The Chicago Sky are an American professional basketball team based in Chicago. The Sky compete in the Women's National Basketball Association (WNBA) as a member club of the league's Eastern Conference. The franchise was founded prior to the 2006 season. The Sky experienced a period of success from 2013 to 2016, making four playoff appearances and playing in the 2014 WNBA Finals. They experienced a second period of success starting in 2019 and won their first championship in the 2021 WNBA Finals.

Chicago Sky
2023 Chicago Sky season
Chicago Sky logo
ConferenceEastern
LeaguesWNBA
FoundedFebruary 8, 2005; 17 years ago (2005-02-08)[1]
HistoryChicago Sky
2006–present
ArenaWintrust Arena[2][3]
LocationChicago, Illinois
Team colorsSky blue, radiant yellow, black, white[4][5][6]
       
General managerJames Wade
Head coachJames Wade
Assistant(s)Tonya Edwards
Ann Wauters
Emre Vatansever
OwnershipMichael J. Alter
Margaret Stender
Michelle Williams
Mathew Knowles[7]
Championships1 (2021)
Conference titles1 (2014)[note 1]
Websitesky.wnba.com
Kit body chicacosky heroine21.png
Heroine jersey
Kit shorts chicagosky heroine21.png
Team colours
Heroine
Kit body chicacosky explorer21.png
Explorer jersey
Kit shorts chicagosky explorer21.png
Team colours
Explorer
Kit body chicacosky rebel21.png
Rebel jersey
Kit shorts chicagosky rebel21.png
Team colours
Rebel

The team is owned by Michael J. Alter (principal owner) and Margaret Stender (minority owner). Unlike many other WNBA teams, it is not affiliated with a National Basketball Association (NBA) counterpart, although the Chicago Bulls play in the same market.

Franchise historyEdit

Franchise originEdit

In February 2005, NBA Commissioner David Stern announced that Chicago had been awarded a new WNBA franchise, temporarily named WNBA Chicago. On May 27, 2005, former NBA player and coach Dave Cowens was announced as the team's first head coach and general manager. The team home would be the UIC Pavilion. On September 20, 2005, the team name and logo formally debuted at an introduction event held at the Adler Planetarium. Team President and CEO Margaret Stender explained the team colors of yellow and blue represent "[a] beautiful day in Chicago between the blue sky and bright sunlight to highlight the spectacular skyline." The event was highlighted by the appearance of several star players, including Diana Taurasi, Temeka Johnson, Sue Bird, and Ruth Riley.[citation needed]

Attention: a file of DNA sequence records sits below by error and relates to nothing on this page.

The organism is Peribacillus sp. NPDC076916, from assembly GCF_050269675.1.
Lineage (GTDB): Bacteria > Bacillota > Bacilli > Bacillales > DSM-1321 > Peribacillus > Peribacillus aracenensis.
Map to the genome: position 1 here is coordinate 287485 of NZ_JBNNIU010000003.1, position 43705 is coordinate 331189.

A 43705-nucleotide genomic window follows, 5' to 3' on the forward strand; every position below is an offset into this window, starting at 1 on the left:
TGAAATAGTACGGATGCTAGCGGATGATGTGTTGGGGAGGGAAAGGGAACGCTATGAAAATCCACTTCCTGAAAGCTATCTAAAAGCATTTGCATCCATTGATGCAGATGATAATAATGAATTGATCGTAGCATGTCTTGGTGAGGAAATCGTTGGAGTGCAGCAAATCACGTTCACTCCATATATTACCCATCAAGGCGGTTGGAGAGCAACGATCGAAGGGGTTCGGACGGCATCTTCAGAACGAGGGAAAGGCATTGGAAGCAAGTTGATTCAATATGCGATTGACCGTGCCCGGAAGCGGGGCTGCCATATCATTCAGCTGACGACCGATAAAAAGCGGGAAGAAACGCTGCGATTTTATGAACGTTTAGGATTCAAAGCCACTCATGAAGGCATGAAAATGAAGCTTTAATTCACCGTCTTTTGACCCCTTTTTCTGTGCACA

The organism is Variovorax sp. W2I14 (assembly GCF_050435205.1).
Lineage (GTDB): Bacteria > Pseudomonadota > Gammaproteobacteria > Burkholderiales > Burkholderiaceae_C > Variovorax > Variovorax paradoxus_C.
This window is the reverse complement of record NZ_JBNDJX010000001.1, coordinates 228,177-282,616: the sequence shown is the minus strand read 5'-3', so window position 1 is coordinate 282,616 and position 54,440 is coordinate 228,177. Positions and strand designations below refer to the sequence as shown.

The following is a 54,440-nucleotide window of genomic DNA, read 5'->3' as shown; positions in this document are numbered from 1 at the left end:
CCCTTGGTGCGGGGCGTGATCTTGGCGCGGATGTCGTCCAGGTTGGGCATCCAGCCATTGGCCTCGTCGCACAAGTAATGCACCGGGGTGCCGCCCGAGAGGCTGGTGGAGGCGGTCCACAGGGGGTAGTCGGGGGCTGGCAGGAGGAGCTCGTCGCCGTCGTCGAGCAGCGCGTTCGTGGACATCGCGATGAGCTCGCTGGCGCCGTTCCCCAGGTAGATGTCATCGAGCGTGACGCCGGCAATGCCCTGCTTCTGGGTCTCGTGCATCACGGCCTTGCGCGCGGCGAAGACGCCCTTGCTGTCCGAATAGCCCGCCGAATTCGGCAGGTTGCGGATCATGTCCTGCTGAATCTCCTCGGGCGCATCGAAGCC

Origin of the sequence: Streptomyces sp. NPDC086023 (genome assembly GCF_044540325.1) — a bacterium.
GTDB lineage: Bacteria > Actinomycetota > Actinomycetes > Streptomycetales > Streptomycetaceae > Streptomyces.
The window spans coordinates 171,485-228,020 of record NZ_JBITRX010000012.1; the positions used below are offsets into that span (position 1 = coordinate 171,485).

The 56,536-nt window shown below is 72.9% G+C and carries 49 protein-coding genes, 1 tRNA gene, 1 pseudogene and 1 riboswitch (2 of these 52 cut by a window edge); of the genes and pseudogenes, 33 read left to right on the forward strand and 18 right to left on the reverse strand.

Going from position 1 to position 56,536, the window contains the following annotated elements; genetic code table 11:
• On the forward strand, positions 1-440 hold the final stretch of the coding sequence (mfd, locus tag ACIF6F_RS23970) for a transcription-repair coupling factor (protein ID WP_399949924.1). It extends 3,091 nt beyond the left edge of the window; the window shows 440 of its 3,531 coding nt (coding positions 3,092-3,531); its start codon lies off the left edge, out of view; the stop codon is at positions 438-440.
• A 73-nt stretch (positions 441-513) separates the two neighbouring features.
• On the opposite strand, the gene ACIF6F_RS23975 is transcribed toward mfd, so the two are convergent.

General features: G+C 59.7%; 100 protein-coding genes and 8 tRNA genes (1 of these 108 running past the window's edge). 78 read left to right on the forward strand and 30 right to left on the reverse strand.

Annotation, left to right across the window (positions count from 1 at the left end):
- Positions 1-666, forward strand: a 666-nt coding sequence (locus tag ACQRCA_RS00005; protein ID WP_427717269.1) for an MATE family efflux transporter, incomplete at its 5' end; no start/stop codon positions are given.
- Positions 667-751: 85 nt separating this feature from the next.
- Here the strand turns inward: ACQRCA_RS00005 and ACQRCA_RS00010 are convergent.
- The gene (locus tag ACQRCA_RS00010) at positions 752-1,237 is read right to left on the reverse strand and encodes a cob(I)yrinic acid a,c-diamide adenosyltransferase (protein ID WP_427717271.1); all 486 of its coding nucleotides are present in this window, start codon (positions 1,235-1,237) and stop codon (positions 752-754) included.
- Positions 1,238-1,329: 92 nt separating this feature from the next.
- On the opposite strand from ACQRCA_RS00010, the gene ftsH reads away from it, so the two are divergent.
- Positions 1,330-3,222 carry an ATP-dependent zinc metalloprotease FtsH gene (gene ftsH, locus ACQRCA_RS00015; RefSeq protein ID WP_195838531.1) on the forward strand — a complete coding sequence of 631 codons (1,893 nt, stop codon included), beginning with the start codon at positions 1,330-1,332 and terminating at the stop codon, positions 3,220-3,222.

In November 2005, the team held an expansion draft to help build its roster of players. Among the notable selections were Brooke Wyckoff from the Connecticut Sun, Bernadette Ngoyisa from the San Antonio Silver Stars, Elaine Powell from the Detroit Shock, and Stacey Dales (who had retired prior to the 2005 season) from the Washington Mystics.

On February 28, 2006, the team announced that two of the minority shareholders of the team are Michelle Williams, from the vocal group Destiny's Child, and Mathew Knowles, father of Destiny's Child lead singer Beyoncé Knowles.[8]

Early years and limited success (2006–2012)Edit

In their first season, the Sky achieved a 5–29 record and finished last in the Eastern Conference. After the season, head coach Dave Cowens resigned to join the coaching staff of the Detroit Pistons.[9] University of Missouri-Kansas City women's head basketball coach Bo Overton was named the Sky's new head coach and general manager on December 12, 2006.[10] The Sky once again recorded a league-worst 5–29 record in 2006. Despite having the highest odds of drawing the first pick in the 2007 WNBA draft lottery, the Sky ended up with the third overall pick, which they used to select Armintie Price. The team was vastly improved in the 2007 season, but still finished with a 14–20 record and were two games behind the final playoff spot in the Eastern Conference. Price was named the 2007 WNBA Rookie of the Year. On March 12, 2008, the Sky announced that Overton had resigned his position of coach/general manager. Assistant coach Steven Key was named head coach/general manager.

 
Sylvia Fowles

With the second overall pick in the 2008 WNBA draft, the Sky selected Sylvia Fowles. In the 2008 season, the Sky would once again fail to make the playoffs, posting a 12–22 record, finishing 5th in the East. Fowles was injured for most of the season (she was, however, selected to play on the winning U.S. team at the 2008 Summer Olympics, where she average 13.4 points and 8.4 rebounds per game). In the 2009 WNBA draft, the Sky selected point guard Kristi Toliver with the third overall pick. Toliver had recently won the NCAA Women's Basketball Championship with the University of Maryland, where she had shot a game-tying three-point basket to send the game into overtime. In the 2009 season, the Sky contended for a playoff position, but finished with a record of 16-18 and lost a three-team tiebreaker to the Washington Mystics for the final playoff position.

 
2011 home uniform, manufactured by Adidas

Entering the 2010 season, the Sky moved to Allstate Arena in the suburb of Rosemont, Illinois. The team's roster underwent several changes, highlighted by the trading away of Candice Dupree and Kristi Toliver and the acquisition of Shameka Christon and Cathrine Kraayeveld. At one point during the season, they were at .500, just a few games back for the final playoff spot. However, they lost eight of their final ten games and were eliminated from playoff contention, finishing with a 14–20 record. Key resigned as GM and coach, and was replaced on October 28, 2010, by former LSU head coach Pokey Chatman.[11]

In 2011, the Sky were led again by Fowles, who averaged a double-double (20 points and 10.2 rebounds per game). The Sky once again finished the season at 14-20 but were encouraged by going 10-7 at home.[12] The Sky selected Shey Peddy with the 23rd pick and Sydney Carter with the 27th pick in the 2012 WNBA draft. Peddy and Carter were both eventually waived on May 14, 2012.[13] The Sky began the 2012 season 7-1, but finished 14–20 for the third consecutive season.[14] The Sky remained the only WNBA franchise to never make the playoffs.

Playoff runs (2013–2016)Edit